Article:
“It takes the whole of life to learn how to live, and—what will perhaps make you wonder more—it takes the whole of life to learn how to die.” –Seneca
Upon reading this quote, my initial thoughts relate to the competing processes of enculturation and creativity. More exactly, conforming and proforming. I use proforming, a neologism, rather than dissent only because dissent seems to breed thoughts of destructive opposition rather than constructive opposition. Creativity is a glamorized form of dissent which society embraces, usually only after it has been deemed innocuous.
But what could Seneca have meant? I believe that, much like Plato’s representation of Socrates’ philosophy, enlightenment is a process of dying to one’s old beliefs and biases. In the Phaedo, Plato describes Socratic philosophy as preparation for death. More specifically, philosophy’s critical thinking works to reveal our ignorance and produce a greater understanding of truth, or the form of the Good, which in turn purifies the soul, preparing it for its final resting place. This may sound obtuse but the message is very clear: we must detach ourselves from the worldly meanings and beliefs we accept unquestionably as an adequate guide to understanding if we are to attain truth and understanding.
As it specifically relates to Seneca’s quote, the first half of our life is spent acquiring inherited habits of thought that supposedly teach us how to live and flourish, while the second half of our life is learning how to shed these habits of thought and escape the limitations contained within them. Fyodor Dostoevsky highlights this situation, almost satirically, saying “It seems, in fact, as though the second half of a man’s life is made up of nothing, but the habits he has accumulated during the first half.”
In order to make any worthwhile contribution to “progress” an individual must upset the old order of things, overturn the status quo and spoil convention, but this is impossible if he possesses no original contribution of his own. Originality can only be achieved by shedding the old and adopting the new. This means recreating your being through the assertion of your sovereign will-to-power in order to establish a wholly novel identity totally independent from the existing powers of worldly trappings.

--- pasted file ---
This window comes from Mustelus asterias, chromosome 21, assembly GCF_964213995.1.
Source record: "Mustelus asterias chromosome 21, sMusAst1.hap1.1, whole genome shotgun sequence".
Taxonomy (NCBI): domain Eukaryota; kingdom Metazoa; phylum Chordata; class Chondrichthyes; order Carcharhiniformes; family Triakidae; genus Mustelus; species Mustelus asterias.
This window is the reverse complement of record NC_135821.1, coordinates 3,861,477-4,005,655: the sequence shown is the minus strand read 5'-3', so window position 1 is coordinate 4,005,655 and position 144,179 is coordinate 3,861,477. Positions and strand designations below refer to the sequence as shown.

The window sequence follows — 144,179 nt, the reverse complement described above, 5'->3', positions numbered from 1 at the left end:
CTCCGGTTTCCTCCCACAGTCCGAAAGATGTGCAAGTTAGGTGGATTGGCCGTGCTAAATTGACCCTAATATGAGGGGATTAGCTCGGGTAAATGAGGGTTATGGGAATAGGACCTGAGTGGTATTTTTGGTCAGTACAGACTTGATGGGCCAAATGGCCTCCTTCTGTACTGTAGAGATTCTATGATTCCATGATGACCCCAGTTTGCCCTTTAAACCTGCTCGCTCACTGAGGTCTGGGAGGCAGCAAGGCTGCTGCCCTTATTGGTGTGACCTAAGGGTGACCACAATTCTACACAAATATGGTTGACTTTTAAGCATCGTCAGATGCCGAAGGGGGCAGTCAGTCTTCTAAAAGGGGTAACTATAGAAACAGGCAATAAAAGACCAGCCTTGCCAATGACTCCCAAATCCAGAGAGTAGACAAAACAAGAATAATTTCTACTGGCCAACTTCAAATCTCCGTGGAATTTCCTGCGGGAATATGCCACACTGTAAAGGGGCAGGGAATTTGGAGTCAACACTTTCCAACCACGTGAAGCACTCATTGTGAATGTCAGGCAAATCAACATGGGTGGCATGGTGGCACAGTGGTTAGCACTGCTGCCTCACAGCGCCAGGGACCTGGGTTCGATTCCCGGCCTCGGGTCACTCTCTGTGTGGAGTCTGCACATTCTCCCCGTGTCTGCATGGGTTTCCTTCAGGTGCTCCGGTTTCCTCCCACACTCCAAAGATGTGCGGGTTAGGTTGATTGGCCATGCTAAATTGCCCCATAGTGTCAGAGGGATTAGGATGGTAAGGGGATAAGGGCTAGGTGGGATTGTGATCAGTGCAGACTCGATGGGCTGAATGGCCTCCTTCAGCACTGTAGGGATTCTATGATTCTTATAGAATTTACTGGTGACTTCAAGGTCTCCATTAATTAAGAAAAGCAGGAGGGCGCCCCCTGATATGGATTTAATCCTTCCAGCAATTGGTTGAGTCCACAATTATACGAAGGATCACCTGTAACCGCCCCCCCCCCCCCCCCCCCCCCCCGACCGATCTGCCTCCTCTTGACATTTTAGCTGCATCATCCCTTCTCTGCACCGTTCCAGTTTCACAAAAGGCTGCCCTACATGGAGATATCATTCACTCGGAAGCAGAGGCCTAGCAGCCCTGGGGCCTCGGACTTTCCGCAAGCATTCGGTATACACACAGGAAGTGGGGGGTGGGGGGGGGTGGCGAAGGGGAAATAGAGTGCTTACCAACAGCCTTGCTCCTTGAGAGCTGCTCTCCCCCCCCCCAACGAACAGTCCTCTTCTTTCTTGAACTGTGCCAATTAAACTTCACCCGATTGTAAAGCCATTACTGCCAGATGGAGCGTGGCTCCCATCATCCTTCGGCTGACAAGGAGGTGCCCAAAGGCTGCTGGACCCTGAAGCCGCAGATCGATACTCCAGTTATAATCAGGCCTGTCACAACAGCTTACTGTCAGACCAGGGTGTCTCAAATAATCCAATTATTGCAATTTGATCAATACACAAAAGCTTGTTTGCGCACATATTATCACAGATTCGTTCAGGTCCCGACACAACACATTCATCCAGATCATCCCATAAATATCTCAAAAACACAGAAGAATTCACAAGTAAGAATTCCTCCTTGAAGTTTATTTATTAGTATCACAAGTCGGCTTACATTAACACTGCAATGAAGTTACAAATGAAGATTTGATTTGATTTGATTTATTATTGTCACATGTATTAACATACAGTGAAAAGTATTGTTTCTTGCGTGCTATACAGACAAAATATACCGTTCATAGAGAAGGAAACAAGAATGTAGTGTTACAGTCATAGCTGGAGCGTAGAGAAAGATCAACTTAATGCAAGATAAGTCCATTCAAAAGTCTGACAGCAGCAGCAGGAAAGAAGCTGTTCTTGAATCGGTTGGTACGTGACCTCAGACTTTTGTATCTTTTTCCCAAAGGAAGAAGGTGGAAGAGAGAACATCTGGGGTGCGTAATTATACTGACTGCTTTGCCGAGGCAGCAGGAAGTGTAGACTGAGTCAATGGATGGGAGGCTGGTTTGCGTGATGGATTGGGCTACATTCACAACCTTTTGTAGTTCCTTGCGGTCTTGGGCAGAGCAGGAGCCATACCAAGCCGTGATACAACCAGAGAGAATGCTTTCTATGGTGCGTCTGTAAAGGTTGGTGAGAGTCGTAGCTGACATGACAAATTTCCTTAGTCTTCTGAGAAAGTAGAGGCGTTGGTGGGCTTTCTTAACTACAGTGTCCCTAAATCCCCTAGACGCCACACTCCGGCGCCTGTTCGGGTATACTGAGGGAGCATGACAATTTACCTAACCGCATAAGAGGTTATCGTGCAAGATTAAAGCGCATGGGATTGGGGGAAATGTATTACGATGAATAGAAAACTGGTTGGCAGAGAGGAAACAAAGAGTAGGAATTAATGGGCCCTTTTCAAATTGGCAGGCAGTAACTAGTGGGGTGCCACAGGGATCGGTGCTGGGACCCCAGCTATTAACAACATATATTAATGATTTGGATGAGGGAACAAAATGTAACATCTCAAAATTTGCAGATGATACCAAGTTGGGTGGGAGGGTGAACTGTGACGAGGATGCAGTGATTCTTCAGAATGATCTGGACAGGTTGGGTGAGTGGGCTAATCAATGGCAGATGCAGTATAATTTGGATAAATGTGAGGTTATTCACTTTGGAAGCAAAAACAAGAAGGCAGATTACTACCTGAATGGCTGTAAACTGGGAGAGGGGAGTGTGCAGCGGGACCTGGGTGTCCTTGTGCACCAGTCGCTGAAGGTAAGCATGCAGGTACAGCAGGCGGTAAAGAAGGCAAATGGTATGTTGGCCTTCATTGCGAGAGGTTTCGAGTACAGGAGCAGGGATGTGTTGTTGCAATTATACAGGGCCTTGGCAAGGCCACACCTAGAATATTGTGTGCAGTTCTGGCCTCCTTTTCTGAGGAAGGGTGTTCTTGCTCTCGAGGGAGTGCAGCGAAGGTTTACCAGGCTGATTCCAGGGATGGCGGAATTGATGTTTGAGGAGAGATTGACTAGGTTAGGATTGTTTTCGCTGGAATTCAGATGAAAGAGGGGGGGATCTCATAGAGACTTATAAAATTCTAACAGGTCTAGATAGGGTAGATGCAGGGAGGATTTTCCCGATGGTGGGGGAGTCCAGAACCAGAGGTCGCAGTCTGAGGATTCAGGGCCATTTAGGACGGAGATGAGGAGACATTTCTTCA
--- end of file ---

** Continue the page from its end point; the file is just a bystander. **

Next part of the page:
Of course, I have also read this quote to mean the process of acquainting oneself with the world, of growing attached to all its eidetic sumblimations that ligature the soul and body, only to discover that age furtively attenuates these impressions, and it is the world that first begins dying to us before we die to the world.
I’m additionally drawn to the writing’s of Louis Althusser and Pierre Bourdieu; specifically to Althusser’s ideological state apparatus and Bourdieu’s concepts of doxa and habitus. Other concepts I loosely associate with these two is nomos and plausibility structures derived from Peter Berger’s The Sacred Canopy: Elements of a Sociology of Religion which deals with the individual’s metaphysical necessity for affirming cosmological order in the face of chaos. Put concisely, this necessity gives rise to a reflexive dialectical process of internalisation and externalisation among self-denied values and the absorbed collective values which establishes a “psychological constellation” of legitimization. This constellation in turn serves as an indispensable substratum for all future social institutions and their structures (nomos) which effectively “locates the individual’s life in an all-embracing fabric of meaning”. (Berger) His first book The Social Construction of Reality addresses the subject of social construction wholesale.